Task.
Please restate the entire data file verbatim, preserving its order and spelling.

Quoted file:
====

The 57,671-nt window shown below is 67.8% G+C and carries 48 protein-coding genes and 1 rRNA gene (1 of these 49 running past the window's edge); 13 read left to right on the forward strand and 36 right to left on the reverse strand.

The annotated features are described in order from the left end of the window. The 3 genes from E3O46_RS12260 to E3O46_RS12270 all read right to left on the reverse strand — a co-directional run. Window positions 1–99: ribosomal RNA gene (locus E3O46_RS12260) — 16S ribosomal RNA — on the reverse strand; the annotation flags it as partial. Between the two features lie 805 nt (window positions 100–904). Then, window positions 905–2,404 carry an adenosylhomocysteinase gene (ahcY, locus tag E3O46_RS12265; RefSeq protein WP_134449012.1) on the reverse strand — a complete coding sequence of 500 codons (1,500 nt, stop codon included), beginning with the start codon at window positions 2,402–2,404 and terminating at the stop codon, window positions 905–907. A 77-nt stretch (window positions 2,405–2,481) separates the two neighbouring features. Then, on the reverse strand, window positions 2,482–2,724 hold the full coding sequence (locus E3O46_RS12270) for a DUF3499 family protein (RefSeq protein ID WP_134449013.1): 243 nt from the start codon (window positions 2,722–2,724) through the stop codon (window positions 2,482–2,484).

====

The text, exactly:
The 57,671-nt window shown below is 67.8% G+C and carries 48 protein-coding genes and 1 rRNA gene (1 of these 49 running past the window's edge); 13 read left to right on the forward strand and 36 right to left on the reverse strand.

The annotated features are described in order from the left end of the window. The 3 genes from E3O46_RS12260 to E3O46_RS12270 all read right to left on the reverse strand — a co-directional run. Window positions 1–99: ribosomal RNA gene (locus E3O46_RS12260) — 16S ribosomal RNA — on the reverse strand; the annotation flags it as partial. Between the two features lie 805 nt (window positions 100–904). Then, window positions 905–2,404 carry an adenosylhomocysteinase gene (ahcY, locus tag E3O46_RS12265; RefSeq protein WP_134449012.1) on the reverse strand — a complete coding sequence of 500 codons (1,500 nt, stop codon included), beginning with the start codon at window positions 2,402–2,404 and terminating at the stop codon, window positions 905–907. A 77-nt stretch (window positions 2,405–2,481) separates the two neighbouring features. Then, on the reverse strand, window positions 2,482–2,724 hold the full coding sequence (locus E3O46_RS12270) for a DUF3499 family protein (RefSeq protein ID WP_134449013.1): 243 nt from the start codon (window positions 2,722–2,724) through the stop codon (window positions 2,482–2,484).